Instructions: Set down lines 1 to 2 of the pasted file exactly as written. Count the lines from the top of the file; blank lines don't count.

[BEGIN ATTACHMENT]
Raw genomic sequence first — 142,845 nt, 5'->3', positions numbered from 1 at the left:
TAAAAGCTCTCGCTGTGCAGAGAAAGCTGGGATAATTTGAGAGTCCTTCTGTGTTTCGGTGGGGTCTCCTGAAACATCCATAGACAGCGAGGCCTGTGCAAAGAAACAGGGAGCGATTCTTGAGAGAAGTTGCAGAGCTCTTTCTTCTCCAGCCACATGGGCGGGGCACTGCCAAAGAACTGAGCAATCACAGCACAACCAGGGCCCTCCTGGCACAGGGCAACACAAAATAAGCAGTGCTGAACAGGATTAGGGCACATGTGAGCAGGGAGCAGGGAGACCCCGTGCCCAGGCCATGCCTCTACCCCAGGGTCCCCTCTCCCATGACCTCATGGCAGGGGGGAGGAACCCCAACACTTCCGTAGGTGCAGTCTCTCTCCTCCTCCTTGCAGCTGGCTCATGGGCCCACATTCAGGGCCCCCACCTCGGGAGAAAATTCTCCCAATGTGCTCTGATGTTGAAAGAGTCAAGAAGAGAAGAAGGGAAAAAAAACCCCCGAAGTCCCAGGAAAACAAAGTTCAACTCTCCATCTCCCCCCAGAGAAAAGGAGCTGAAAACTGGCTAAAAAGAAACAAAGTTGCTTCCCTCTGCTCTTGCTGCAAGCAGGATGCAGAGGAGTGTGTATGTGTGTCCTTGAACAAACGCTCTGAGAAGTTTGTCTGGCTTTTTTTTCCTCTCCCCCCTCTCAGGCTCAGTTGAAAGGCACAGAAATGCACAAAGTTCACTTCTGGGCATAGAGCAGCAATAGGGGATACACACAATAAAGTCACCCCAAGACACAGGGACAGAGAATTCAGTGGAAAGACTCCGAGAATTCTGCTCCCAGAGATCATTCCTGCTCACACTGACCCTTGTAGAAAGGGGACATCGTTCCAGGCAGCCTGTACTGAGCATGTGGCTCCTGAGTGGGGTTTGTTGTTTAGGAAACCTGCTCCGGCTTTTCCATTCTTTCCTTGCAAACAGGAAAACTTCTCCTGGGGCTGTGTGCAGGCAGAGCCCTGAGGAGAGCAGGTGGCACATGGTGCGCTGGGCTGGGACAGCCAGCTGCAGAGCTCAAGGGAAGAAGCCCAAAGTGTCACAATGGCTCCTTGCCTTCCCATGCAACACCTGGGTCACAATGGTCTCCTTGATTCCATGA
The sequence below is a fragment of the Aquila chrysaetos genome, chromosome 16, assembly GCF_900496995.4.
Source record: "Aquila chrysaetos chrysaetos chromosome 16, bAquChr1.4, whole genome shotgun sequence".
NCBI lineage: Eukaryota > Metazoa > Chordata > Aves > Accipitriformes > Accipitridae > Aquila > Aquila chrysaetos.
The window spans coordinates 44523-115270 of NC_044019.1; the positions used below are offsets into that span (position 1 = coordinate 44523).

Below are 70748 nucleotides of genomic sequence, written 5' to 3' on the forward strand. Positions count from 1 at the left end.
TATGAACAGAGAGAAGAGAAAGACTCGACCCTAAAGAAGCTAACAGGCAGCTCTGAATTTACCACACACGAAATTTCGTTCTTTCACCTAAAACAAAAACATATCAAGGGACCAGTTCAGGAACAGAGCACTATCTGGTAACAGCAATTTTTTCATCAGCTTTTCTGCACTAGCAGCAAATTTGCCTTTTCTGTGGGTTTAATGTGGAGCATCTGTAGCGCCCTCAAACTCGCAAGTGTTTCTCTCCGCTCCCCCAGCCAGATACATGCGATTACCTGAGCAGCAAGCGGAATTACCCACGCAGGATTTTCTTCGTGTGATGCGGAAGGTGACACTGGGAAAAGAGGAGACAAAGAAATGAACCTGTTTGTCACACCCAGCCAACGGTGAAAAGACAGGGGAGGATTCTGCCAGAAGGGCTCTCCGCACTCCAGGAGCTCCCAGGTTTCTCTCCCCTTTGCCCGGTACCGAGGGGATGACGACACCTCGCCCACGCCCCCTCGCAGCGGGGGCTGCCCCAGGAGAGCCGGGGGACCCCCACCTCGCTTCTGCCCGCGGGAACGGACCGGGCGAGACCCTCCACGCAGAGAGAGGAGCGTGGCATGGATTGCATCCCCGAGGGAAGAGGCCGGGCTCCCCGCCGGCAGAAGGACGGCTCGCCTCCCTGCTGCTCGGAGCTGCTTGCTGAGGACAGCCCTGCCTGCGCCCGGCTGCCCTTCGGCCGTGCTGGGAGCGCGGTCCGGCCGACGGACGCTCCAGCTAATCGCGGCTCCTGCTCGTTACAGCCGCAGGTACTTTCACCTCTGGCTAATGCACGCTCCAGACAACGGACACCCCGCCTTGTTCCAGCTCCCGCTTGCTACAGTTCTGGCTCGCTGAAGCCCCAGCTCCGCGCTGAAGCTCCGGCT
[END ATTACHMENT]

Raw genomic sequence first — 142,845 nt, 5'->3', positions numbered from 1 at the left:
TAAAAGCTCTCGCTGTGCAGAGAAAGCTGGGATAATTTGAGAGTCCTTCTGTGTTTCGGTGGGGTCTCCTGAAACATCCATAGACAGCGAGGCCTGTGCAAAGAAACAGGGAGCGATTCTTGAGAGAAGTTGCAGAGCTCTTTCTTCTCCAGCCACATGGGCGGGGCACTGCCAAAGAACTGAGCAATCACAGCACAACCAGGGCCCTCCTGGCACAGGGCAACACAAAATAAGCAGTGCTGAACAGGATTAGGGCACATGTGAGCAGGGAGCAGGGAGACCCCGTGCCCAGGCCATGCCTCTACCCCAGGGTCCCCTCTCCCATGACCTCATGGCAGGGGGGAGGAACCCCAACACTTCCGTAGGTGCAGTCTCTCTCCTCCTCCTTGCAGCTGGCTCATGGGCCCACATTCAGGGCCCCCACCTCGGGAGAAAATTCTCCCAATGTGCTCTGATGTTGAAAGAGTCAAGAAGAGAAGAAGGGAAAAAAAACCCCCGAAGTCCCAGGAAAACAAAGTTCAACTCTCCATCTCCCCCCAGAGAAAAGGAGCTGAAAACTGGCTAAAAAGAAACAAAGTTGCTTCCCTCTGCTCTTGCTGCAAGCAGGATGCAGAGGAGTGTGTATGTGTGTCCTTGAACAAACGCTCTGAGAAGTTTGTCTGGCTTTTTTTTCCTCTCCCCCCTCTCAGGCTCAGTTGAAAGGCACAGAAATGCACAAAGTTCACTTCTGGGCATAGAGCAGCAATAGGGGATACACACAATAAAGTCACCCCAAGACACAGGGACAGAGAATTCAGTGGAAAGACTCCGAGAATTCTGCTCCCAGAGATCATTCCTGCTCACACTGACCCTTGTAGAAAGGGGACATCGTTCCAGGCAGCCTGTACTGAGCATGTGGCTCCTGAGTGGGGTTTGTTGTTTAGGAAACCTGCTCCGGCTTTTCCATTCTTTCCTTGCAAACAGGAAAACTTCTCCTGGGGCTGTGTGCAGGCAGAGCCCTGAGGAGAGCAGGTGGCACATGGTGCGCTGGGCTGGGACAGCCAGCTGCAGAGCTCAAGGGAAGAAGCCCAAAGTGTCACAATGGCTCCTTGCCTTCCCATGCAACACCTGGGTCACAATGGTCTCCTTGATTCCATGA